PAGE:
27
Sep 11

Small Google News blogpost: big development

This post on the Google News blog has not had the attention I think it deserves. It’s a small item with large implications.

At first sight the note simply sets down an announcement that a Google team made at the recent Online News Association conference. News publishers can now “tag” (or flag) journalism which they think is particularly special or “standout”. There’s limit to the number of times they can do this with their own content (seven times in a week) but no limit to the frequency with they can bestow the accolade on someone else’s content.

Google News has been wrestling for years with a dilemma which gets worse as the mountain of unsorted online information grows higher and higher. How do you find the information which is of the highest value to you? Google’s most basic algorithm, the foundation of the firm’s fortune, ranks links by the number of connections any given item has. The more links, the higher the place in the list Google returns. But that is a crude sorting mechanism which has long been open to gaming and manipulation.

Google News is plainly very keen to avoid any suggestion that they are choosing between news outlets, despite the fact that its engineers have been tinkering for years with ideas about ranking and sorting journalism for “quality”. It’s a minefield, for obvious reasons. But news is increasingly swapped in social networks. Can Google get involved (especially to help their own new Google+) while staying out of the judgement business? This commentator from TechCrunch thinks not (but note the disagreements in the comments).

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06
Jul 10

Ponsford to Finkelstein: 5 ways to raise The Times game online

Discriminating and useful post from Dominic Ponsford of UK Press Gazette on The Times new site addressed, as I imagine it, to Danny Finkelstein, the man in charge. Dominic’s right (point 4) to draw attention to one of the oddest aspects of that elegant site: the lack of links going elsewhere. It just cannot be that readers born into the digital generation are going to believe that all the information they can need or want on a subject is going to be generated by one editorial staff.

While skirting the subject of paywalls, here’s the invaluable NiemanLabs on some of the latest thinking on new, painless (“skip the negotiation”) ways of getting people to pay for content. It’s dense, granular stuff but only that kind of work will crack open the solution to charging without having to erect walls which destroy linkage.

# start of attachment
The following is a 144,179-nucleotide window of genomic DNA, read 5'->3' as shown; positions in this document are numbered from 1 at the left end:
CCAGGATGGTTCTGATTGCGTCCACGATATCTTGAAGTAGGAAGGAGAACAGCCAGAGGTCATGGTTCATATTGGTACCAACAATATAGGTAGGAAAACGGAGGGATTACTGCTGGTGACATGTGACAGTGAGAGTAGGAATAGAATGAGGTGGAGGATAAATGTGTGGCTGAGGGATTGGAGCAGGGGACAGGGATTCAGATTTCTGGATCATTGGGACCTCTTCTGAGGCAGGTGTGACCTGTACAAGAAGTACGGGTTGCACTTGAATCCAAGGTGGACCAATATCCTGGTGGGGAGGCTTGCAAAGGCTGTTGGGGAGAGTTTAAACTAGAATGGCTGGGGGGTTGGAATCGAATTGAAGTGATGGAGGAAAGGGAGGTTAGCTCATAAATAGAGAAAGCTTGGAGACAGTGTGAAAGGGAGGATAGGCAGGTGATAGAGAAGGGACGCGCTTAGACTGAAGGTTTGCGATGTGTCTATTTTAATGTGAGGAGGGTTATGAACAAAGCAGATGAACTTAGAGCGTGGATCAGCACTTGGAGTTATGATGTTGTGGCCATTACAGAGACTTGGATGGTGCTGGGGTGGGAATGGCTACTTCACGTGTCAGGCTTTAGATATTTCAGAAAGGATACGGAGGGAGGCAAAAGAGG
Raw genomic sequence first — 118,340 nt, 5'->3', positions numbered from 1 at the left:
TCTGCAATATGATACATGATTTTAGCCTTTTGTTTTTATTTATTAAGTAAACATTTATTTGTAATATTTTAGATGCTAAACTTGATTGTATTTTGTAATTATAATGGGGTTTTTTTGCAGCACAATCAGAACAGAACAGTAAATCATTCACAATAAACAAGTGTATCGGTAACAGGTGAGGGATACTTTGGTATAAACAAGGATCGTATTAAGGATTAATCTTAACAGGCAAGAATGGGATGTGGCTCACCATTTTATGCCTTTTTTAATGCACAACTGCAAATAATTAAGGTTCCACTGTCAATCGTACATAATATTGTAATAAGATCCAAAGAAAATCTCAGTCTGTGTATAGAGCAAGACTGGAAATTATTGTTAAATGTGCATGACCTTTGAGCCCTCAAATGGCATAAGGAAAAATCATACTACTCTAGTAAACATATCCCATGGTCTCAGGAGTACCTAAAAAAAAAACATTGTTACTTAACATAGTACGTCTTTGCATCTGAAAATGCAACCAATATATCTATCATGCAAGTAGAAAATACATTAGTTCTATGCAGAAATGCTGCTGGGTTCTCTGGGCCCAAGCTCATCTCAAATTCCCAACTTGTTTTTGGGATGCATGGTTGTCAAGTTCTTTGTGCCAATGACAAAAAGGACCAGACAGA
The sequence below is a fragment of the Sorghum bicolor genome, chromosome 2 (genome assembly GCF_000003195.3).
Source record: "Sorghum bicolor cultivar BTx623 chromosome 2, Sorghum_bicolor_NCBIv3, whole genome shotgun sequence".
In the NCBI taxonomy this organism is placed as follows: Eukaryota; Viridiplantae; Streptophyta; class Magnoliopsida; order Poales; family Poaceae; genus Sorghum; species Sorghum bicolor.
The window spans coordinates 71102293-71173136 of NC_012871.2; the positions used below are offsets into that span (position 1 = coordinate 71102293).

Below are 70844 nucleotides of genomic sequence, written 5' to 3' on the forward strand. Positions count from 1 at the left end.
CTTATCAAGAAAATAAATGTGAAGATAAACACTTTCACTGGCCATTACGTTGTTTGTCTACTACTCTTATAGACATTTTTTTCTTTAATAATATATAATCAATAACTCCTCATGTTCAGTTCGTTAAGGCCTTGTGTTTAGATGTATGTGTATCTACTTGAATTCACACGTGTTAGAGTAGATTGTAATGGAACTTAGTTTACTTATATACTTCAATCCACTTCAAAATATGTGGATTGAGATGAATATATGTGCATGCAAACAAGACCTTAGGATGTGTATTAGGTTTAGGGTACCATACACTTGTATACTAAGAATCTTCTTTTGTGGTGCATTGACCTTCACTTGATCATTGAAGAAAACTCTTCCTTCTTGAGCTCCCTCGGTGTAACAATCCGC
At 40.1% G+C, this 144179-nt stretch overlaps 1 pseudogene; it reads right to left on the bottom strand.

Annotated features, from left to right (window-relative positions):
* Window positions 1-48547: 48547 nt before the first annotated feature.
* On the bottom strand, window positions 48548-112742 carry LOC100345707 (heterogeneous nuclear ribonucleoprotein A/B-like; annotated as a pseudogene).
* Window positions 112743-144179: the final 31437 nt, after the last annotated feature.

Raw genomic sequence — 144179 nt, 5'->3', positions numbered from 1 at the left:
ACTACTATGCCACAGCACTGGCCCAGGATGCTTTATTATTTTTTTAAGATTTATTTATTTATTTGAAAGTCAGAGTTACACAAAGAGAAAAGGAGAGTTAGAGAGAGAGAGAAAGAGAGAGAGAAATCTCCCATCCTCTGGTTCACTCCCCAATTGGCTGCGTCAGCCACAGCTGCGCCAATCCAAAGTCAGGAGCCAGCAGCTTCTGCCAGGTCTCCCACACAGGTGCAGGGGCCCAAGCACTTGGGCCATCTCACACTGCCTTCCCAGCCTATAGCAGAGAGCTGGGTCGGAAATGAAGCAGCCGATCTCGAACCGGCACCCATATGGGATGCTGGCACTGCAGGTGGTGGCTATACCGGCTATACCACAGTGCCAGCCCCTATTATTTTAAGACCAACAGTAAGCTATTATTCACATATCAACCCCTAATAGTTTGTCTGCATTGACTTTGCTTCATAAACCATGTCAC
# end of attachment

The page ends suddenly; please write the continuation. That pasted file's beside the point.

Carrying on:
And lastly, a rare interview with the founder of Google News, Khrishna Bharat. Right or not, anyone in news or media needs to now what this man is thinking. (OK, I admit it: I haven’t had time to watch it right through. Yet).


30
Jun 10

Newspaper executives should look away now

Hard on the heels of the news that online advertising revenue will soon be the largest category of ad income in the UK, comes this polling result on the sites people go to for their online news. As The Guardian reported it:

“Newspaper executives should look away now. For the 83% that said they had accessed news online in the past month, websites of the national newspapers didn’t even make the top five. The top five visited news websites for these users were, in order: BBC News (34%), Google News (17%), Sky News (6%), Yahoo! (5%), and MSN (5%).” (Full version of the story, revealing a strong preference for print, here).

What’s the common denominator among those five sites? They’re either aggregators or broadcasters. So they have immediacy and range (or breadth).

Much of the logic behind newspapers putting paywalls round part or all of their content makes sense. But one of the flaws in the argument is they can’t quite compete on either. However excellent the journalism in the Financial Times, the Times or the Sunday Times can they be seen as valuable enough to pay for – when these results seem to give a clear guide what people actually opt for when wielding a mouse?

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